The U.S. House of Representatives held its first full meeting in New York; Frederick Muhlenberg of Pennsylvania was elected the first House speaker.
Prussian/German statesman Otto von Bismarck was born in Schoenhausen.
During the Civil War, Union forces led by Maj. Gen. Philip Sheridan routed Confederate soldiers under the command of Maj. Gen. George Pickett in the Battle of Five Forks in Virginia.
Adolf Hitler was sentenced to five years in prison for his role in the Beer Hall Putsch in Munich. (Hitler was released in Dec. 1924; during his time behind bars, he wrote his autobiographical screed, “Mein Kampf.”)
Nazi Germany staged a daylong national boycott of Jewish-owned businesses.
American forces launched the amphibious invasion of Okinawa during World War II. (U.S. forces succeeded in capturing the Japanese island on June 22.)
The United States Air Force Academy was established by President Dwight D. Eisenhower.
The Katherine Anne Porter novel “Ship of Fools,” an allegory about the rise of Nazism in Germany, was published by Little, Brown & Co. on April Fool’s Day.
President Richard M. Nixon signed a measure banning cigarette advertising on radio and television, to take effect after Jan. 1, 1971.
The first Major League Baseball players’ strike began; it lasted 12 days.
With Khmer Rouge guerrillas closing in, Cambodian President Lon Nol resigned and fled into exile, spending the rest of his life in the United States.
Recording star Marvin Gaye was shot to death by his father, Marvin Gay Sr. in Los Angeles, the day before his 45th birthday. (The elder Gay pleaded guilty to voluntary manslaughter, and received probation.)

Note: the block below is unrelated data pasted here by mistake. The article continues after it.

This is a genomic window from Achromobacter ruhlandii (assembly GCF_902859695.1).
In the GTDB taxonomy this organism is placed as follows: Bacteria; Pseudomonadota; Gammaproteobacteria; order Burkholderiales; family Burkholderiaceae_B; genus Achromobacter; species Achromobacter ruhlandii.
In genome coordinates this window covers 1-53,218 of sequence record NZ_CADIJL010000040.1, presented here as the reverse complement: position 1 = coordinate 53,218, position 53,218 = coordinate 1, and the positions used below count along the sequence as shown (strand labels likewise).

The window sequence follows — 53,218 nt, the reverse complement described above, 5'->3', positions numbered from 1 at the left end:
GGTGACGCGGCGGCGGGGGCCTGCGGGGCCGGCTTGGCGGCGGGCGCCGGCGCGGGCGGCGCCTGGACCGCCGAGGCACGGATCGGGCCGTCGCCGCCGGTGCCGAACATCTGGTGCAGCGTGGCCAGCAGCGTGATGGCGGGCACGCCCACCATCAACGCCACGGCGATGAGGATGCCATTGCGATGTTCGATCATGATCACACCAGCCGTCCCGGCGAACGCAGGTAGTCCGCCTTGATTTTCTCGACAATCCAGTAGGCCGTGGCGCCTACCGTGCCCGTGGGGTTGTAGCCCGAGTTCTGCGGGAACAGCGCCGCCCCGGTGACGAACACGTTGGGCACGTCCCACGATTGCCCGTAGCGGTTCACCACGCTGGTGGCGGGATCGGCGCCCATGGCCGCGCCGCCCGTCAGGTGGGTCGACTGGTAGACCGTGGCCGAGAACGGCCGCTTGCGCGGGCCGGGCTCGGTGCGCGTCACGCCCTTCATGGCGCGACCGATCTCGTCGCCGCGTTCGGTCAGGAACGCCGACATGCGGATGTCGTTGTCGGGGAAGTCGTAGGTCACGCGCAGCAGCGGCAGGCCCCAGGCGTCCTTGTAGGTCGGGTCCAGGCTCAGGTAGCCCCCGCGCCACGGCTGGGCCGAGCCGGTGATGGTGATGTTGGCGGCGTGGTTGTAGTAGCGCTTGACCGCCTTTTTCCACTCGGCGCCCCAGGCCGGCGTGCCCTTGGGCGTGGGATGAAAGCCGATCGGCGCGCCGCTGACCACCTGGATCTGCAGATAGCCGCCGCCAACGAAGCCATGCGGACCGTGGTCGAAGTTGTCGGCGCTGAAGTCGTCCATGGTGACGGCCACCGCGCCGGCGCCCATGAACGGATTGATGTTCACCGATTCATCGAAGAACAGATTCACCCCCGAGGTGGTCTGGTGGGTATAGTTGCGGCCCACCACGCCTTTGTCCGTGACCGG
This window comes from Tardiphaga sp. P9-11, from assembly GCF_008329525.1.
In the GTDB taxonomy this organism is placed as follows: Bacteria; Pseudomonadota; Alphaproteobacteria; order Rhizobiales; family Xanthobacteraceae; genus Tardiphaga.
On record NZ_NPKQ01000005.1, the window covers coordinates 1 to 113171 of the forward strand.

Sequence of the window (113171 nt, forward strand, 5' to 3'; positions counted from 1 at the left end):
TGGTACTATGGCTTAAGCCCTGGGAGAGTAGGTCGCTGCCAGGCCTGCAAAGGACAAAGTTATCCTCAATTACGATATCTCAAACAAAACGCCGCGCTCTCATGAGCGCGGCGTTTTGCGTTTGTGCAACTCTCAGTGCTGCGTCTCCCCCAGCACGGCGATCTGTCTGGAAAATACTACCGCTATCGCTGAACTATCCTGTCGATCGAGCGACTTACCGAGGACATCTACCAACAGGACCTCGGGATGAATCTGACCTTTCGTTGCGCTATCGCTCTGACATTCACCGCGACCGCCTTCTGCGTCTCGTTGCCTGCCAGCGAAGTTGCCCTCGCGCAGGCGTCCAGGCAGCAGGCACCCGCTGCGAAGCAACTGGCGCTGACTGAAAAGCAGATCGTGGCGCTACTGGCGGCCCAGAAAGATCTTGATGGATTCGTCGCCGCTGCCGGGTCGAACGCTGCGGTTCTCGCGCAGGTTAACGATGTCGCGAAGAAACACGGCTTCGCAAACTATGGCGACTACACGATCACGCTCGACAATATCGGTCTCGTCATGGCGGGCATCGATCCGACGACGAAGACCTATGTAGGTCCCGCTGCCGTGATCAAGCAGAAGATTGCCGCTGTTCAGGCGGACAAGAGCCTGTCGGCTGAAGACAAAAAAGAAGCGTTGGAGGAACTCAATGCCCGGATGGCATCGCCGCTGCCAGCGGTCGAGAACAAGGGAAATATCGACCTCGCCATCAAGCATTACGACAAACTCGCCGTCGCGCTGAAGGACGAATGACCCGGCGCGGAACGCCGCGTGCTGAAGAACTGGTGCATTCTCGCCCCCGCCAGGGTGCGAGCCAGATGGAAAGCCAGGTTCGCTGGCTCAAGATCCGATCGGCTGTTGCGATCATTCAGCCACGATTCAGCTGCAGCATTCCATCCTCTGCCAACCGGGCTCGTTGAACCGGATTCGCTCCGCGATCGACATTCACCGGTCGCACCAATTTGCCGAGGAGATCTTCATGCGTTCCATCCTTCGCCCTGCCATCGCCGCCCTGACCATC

The National Hockey League Players’ Association went on its first-ever strike, which lasted 10 days.
The Vatican reported that Pope John Paul II was near death, his breathing shallow and his heart and kidneys failing.
President Bill Clinton’s former national security adviser, Sandy Berger, pleaded guilty to sneaking classified documents out of the National Archives; he was later sentenced to two years’ probation.
Roman Catholic cardinals across Europe used their Holy Thursday sermons to defend Pope Benedict XVI from accusations he’d played a role in covering up sex abuse scandals.
Dayton denied the previous year’s national champs another title as the Flyers beat North Carolina 79-68 to win the NIT.
Actor John Forsythe, 92, died in Santa Ynez, California.
Mocking his critics, President Barack Obama boasted that 7.1 million people had signed up for his health care law, and said “the debate over repealing this law is over.”
Congress demanded answers from General Motors’ new CEO, Mary Barra, on why the automaker had taken 10 years to recall cars with a faulty ignition switch linked at that time to 13 traffic deaths; Barra acknowledged that the company took too long to act.